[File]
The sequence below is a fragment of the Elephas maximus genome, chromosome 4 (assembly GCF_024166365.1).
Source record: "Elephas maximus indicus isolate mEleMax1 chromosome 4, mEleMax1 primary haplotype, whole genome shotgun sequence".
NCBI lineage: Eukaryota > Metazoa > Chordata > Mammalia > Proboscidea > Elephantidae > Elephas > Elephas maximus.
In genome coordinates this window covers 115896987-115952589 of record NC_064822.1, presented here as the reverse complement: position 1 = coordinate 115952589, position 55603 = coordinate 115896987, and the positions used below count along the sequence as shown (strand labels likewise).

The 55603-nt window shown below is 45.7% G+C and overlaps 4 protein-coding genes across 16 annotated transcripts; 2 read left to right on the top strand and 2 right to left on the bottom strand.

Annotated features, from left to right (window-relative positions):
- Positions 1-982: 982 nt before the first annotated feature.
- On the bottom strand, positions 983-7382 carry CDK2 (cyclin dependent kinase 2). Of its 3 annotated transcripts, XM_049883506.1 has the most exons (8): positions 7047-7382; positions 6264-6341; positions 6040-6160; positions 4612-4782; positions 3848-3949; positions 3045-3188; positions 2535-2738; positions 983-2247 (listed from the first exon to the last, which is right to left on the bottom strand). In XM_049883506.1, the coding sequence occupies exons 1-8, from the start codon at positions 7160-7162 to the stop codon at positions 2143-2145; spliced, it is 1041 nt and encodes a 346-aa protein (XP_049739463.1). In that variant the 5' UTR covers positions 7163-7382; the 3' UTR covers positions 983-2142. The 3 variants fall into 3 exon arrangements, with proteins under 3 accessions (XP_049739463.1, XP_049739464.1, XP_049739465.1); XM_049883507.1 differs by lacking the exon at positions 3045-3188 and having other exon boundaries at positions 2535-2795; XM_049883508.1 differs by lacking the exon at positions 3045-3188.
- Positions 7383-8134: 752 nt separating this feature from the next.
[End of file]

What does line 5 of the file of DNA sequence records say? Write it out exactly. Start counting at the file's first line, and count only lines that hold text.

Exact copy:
The 55603-nt window shown below is 45.7% G+C and overlaps 4 protein-coding genes across 16 annotated transcripts; 2 read left to right on the top strand and 2 right to left on the bottom strand.